If you are one of the 4.5 billion people in the world with access to proper sanitation, you probably use a toilet at least once a day. Unless you are a plumber, you probably do not know how one works. EmmerSan Home is here to guide you through the inner workings of a toilet. Make sure you read through this post first, since understanding how your home systems and appliances work is the best way to do simple DIY fixes on them.

The idea of getting rid of waste has been around for ages. The first primitive toilets have been found dating as far back as 2000 B.C. Today’s toilets are generally known as gravity flush toilets, and were invented by Alexander Cummings in 1775. In the 1800s, toilets – or water closets, as they were then known – were changing the sanitation world. Sewers, pipes and toilets spread throughout the world. Today you expect offices, homes and restaurants to have sanitary flushing toilets, but how do they work?

There are two main parts of a gravity-flush toilet, namely the tank and the bowl.

Let us look at the bowl first, and then move onto the cistern. The bowl is the most important part of the toilet, as its simplistic yet genius design allows for easy waste disposal, using a siphon. Take a look at the bowl of the toilet:

While looking at the side of the bowl, you can see a u-shape portion of the bowl that connects to the bowl and goes into the floor. That part of the toilet bowl is known as the siphon, which you can primarily thank for flushing the contents of your toilet down into the sewer.

How does a siphon work?

A siphon is any pipe that moves liquid upwards from a large reservoir and then down by creating a vacuum. After a large amount of liquid is forced into the reservoir, gravity takes care of the rest, moving the liquid up the u-shape, and down the pipe. The trick with a siphon is that since water is adhesive (its molecules stick together) once the water begins spilling over that U shape, it creates a vacuum that drags the rest of the reservoir down that pipe.

If you decided to take the cistern off of your toilet, and you just had the bowl, you would still have a completely functioning toilet, thanks to that siphon. If you slowly put a cup of water into the bowl, it would not do much. However, if you brought a bucket and poured it into the bowl, gravity would take affect, flushing the toilet. This U-shape on a toilet bowl also creates a seal that ensures gasses from the toilet bend and sewer are not released into your home from the toilet. Once the air gets into the siphon, the flushing stops, and the bowl fills back up with water thanks to the tank.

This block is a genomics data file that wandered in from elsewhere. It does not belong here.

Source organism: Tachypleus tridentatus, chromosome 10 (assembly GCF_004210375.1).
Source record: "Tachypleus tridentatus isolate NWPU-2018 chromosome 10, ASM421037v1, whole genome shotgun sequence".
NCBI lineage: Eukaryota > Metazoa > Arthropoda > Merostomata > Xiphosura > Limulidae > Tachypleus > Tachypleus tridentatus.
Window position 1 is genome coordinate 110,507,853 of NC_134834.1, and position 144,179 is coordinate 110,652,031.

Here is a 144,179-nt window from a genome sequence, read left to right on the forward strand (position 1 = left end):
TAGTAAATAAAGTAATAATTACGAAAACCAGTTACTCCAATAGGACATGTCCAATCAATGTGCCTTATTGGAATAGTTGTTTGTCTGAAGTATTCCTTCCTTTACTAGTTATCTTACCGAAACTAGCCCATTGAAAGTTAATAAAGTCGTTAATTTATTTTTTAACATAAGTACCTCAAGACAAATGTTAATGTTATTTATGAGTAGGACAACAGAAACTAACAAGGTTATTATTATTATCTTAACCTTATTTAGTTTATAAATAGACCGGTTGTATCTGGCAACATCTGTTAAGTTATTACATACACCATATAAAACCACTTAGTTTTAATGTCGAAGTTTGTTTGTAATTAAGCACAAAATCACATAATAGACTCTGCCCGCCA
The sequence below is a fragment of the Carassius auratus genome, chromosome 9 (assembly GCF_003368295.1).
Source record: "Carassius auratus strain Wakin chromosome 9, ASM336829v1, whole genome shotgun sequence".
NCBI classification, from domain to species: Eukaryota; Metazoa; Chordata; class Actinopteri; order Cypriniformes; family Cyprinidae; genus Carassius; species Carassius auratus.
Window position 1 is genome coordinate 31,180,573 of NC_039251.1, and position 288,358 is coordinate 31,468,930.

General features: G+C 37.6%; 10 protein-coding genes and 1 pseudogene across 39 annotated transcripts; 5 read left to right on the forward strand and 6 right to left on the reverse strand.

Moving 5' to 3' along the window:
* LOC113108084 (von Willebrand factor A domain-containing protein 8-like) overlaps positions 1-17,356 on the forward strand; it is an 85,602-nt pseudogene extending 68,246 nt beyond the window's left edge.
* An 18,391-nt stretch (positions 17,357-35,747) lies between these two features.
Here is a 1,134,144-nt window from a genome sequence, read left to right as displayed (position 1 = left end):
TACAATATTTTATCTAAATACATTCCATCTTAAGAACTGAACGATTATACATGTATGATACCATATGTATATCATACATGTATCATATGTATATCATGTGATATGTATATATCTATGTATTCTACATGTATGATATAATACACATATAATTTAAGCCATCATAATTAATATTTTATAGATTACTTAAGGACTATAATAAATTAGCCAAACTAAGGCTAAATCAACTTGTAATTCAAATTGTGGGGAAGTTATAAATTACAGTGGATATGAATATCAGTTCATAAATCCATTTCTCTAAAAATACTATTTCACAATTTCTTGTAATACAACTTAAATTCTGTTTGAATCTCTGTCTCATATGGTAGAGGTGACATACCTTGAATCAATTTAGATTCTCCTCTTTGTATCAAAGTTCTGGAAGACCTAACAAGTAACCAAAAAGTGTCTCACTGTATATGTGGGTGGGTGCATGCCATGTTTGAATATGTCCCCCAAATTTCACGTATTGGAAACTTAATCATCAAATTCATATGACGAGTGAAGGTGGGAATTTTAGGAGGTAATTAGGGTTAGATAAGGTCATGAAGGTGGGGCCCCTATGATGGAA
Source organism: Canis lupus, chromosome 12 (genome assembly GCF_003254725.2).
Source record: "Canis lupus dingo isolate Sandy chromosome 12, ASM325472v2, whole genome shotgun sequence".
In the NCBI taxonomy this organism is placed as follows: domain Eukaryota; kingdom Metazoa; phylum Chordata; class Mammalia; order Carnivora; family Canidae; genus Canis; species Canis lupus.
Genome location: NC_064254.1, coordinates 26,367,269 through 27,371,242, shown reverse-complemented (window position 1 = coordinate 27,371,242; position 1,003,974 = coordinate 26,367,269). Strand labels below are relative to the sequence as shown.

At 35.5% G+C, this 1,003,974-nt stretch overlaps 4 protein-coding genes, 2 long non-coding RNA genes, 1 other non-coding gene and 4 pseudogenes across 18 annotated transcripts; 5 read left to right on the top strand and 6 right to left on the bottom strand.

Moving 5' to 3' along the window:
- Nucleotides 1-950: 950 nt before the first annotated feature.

What is the role of the cistern in toilet function? The cistern acts as a bucket of water being dumped into the bowl and it accurately fills itself back up. A cistern is made up of multiple, but simple, parts.

A flush begins with a push of the handle. Pushing the handle lifts a lever that is attached to a chain. This chain is attached to a rubber flapper at the bottom of the cistern. The rubber flapper sits on what is called the cistern's seat. The flapper forms a seal between the tank water and the bowl. When the handle is pressed, the rod is pulled up, which pulls up this flapper, breaking the seal and allowing the cistern's water to pour into the bowl below, creating the flush.

After the cistern water flushes into the bowl, the inlet valve brings water up to the fill valve, which begins to fill the tank with water again. The flapper goes back down and seals the tank and stops any more water from going into the bowl. The fill valve brings water into the tank, until the ball float rises up to the determined level, and stops the filling valve.

Simplistically, the toilet works in three parts: The cistern dumps two gallons of water into the bowl, starting the siphon. Through gravity, a siphon pulls waste and water down into the toilet bend and out to the sewer. Then, the cistern is filled up with fresh water, ready to flush again.

Most toilet parts and repairs are cheap and easy to fix, and if you want an overview of how to fix some of the basic issues homeowners run into with toilets.

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